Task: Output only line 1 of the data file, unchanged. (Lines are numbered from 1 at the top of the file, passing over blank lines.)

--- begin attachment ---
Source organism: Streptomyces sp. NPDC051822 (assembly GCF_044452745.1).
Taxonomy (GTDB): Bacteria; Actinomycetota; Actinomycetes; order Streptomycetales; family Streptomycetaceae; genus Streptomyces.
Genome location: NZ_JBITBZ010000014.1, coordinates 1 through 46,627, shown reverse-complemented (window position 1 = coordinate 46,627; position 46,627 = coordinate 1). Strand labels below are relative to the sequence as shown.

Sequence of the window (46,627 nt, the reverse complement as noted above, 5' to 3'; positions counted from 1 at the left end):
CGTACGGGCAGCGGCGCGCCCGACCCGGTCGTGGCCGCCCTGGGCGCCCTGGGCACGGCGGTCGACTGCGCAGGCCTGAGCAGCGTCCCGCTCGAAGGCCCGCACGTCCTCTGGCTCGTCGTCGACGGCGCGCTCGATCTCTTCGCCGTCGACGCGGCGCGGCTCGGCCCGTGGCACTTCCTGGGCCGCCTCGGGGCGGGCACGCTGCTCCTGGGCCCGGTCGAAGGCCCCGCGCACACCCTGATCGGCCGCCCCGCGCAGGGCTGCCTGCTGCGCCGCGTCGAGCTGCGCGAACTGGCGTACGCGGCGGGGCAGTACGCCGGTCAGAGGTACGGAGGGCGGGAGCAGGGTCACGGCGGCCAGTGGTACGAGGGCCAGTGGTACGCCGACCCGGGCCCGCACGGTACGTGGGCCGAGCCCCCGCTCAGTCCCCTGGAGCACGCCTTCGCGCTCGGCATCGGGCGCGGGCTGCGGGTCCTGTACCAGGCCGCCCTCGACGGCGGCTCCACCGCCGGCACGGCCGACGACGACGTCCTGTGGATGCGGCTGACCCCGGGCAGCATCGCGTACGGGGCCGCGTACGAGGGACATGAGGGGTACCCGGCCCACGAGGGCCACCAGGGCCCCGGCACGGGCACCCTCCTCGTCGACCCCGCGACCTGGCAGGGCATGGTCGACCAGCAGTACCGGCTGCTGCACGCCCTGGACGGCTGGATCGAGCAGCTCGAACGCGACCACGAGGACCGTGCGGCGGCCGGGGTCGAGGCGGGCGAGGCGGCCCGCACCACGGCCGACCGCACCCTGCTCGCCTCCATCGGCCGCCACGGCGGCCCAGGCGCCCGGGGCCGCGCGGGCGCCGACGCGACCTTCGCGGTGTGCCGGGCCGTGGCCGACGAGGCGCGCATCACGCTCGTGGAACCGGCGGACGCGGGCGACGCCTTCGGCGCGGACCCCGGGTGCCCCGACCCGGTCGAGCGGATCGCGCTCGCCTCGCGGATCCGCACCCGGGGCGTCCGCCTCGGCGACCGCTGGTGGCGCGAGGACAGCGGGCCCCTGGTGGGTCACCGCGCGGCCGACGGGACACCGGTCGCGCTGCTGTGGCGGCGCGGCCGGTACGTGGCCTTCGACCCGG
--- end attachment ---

Source organism: Streptomyces sp. NPDC051822 (assembly GCF_044452745.1).